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The number of councillors in the Western Isles should be reduced to 29, and ward numbers increased from nine to 11, according to the final recommendations of Boundaries Scotland’s review of electoral arrangements.

The independent advisory body published its recommendations on Friday (28 May) after a process which has stretched over nearly three years. Their final report and proposals have now been put before Scottish ministers and made public at https://boundaries.scot/sites/default/files/CNES_Final_Report_Reduced_0.pdf

The recommendations broadly follow proposals laid before a public consultation late in 2019.They describe a new ward profile of 11 wards, retaining five existing ward names and recognising the accepted boundary between Lewis and Harris for the first time.

Creating two-member wards will, they say, also allow them to better reflect local ties by creating new wards of Barraigh agus Bhatarsaigh, Na Hearadh; Sgìr’ Ùige agus Carlabhagh, Sgìre nan Loch and Uibhist a Tuath.

The report says: “We propose that in the interests of effective and convenient local government the future electoral arrangements for Na h-Eileanan an Iar Council area should provide for a council of 29 councillors in 11 wards, comprising six wards each returning two members, three wards each returning three members and two wards each returning four members.”

Their recommendations are for four councillors in the two Stornoway wards and two in six other wards. Only three wards will have three councillors: Broad Bay, Westside and Ness and the ward including South Uist, Eriskay and Benbecula.

The commission first met officials at Comhairle nan Eilean Siar for this review in July 2018 and developed its proposals in December 2019 after a 12-week public consultation from September that year.

The report said: “There were 64 responses to the public consultation for Na h-Eileanan an Iar Council area. Nearly half of the responses supported the Commission’s proposed reduction in councillor numbers and the Commission’s proposed ward boundaries. Those opposing the proposals generally sought greater representation in the southern isles.

“In developing our final proposals we considered carefully all responses received, including from the council and during the public consultation.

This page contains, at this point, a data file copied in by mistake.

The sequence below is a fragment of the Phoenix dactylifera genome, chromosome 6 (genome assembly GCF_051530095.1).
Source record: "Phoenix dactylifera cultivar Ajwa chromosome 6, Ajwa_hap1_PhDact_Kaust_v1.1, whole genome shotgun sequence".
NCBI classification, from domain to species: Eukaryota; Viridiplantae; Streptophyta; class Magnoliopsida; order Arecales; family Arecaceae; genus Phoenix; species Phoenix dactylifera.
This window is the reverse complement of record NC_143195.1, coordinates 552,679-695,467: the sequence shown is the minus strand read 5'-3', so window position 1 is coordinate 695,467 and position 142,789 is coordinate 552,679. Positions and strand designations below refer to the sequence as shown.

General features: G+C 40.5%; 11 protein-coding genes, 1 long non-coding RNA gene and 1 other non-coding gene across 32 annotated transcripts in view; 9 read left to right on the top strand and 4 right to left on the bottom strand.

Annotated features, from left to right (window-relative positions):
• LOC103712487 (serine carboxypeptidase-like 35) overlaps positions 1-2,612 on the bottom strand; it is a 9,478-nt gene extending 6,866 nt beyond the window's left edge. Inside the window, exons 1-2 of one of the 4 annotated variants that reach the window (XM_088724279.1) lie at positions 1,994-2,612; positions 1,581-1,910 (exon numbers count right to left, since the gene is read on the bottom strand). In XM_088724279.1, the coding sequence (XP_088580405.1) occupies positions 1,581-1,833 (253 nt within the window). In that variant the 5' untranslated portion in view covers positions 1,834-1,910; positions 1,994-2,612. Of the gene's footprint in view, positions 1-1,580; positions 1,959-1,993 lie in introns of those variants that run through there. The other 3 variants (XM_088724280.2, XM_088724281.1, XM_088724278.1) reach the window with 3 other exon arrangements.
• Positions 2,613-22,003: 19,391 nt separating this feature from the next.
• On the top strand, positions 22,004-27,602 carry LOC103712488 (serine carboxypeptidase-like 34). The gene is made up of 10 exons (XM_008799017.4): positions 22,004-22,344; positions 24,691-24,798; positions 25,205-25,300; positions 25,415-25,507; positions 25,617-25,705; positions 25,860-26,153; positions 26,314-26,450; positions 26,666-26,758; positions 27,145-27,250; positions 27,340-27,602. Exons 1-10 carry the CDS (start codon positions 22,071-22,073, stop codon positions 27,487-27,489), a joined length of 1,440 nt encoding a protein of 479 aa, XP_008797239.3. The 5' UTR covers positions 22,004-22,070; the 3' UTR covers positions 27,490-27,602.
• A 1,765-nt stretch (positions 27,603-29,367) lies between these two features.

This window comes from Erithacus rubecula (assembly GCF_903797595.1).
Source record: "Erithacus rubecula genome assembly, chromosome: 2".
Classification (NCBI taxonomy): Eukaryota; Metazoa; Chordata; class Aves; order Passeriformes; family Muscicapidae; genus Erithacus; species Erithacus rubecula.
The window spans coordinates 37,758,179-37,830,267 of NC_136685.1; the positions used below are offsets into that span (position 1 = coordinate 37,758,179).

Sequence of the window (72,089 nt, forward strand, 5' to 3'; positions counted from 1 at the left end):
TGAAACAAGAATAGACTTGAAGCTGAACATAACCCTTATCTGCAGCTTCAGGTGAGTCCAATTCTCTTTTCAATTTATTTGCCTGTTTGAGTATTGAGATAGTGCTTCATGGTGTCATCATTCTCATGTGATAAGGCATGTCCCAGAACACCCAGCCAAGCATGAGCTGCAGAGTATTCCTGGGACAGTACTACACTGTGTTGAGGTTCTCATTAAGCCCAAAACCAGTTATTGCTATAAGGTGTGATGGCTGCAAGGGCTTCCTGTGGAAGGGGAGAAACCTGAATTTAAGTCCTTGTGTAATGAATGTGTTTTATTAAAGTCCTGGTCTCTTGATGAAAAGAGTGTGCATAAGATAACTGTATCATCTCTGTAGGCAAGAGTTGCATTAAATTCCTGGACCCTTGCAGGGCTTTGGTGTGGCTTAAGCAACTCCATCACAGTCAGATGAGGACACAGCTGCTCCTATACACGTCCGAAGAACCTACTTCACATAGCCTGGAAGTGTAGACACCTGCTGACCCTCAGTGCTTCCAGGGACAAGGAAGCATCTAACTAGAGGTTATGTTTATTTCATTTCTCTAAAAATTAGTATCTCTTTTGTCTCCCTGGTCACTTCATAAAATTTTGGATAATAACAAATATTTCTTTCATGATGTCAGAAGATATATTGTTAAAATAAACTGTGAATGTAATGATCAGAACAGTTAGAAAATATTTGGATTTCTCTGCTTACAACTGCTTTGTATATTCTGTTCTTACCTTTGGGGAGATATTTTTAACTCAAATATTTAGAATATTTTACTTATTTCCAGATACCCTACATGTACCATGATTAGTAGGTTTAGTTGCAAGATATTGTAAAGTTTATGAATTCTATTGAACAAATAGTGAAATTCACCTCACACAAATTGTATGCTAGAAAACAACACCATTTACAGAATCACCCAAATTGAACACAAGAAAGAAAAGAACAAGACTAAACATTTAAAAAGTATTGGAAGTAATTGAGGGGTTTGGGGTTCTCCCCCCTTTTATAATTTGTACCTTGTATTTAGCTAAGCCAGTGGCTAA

“Our final proposals took account of comments from our public consultation and we have proposed a two-member, rather than a one-member, Barraigh agus Bhatarsaigh ward to improve representation in the southern isles in an area remote from Stornoway.

“Our final proposals are otherwise unchanged from our public consultation because our proposals had been generally supported and some of the alternative suggestions we had received were out-with the legislation for this review. In developing our final proposals we took full account of the legislative factors governing our work.”

Reviews of electoral arrangements in every council area must be carried out at intervals of no more than 15 years and take account of the factors including ensuring that the number of electors per councillor in each ward are as nearly as may be the same across Scotland.

Boundaries Scotland also has to take account of local ties and special geographical considerations.

The current electoral arrangements in the Na h-Eileanan an Iar Council area have remained unchanged since 2007. They have been used for local government elections in 2007, 2012 and 2017. The last review was in 2016, but proposals were not implemented because of the introduction of the Bill on the Scottish Islands, which became the Islands (Scotland) Act 2018.

The illustration shows the new ward boundaries now recommended for the Comhairle nan Eilean Siar council area (Boundaries Scotland).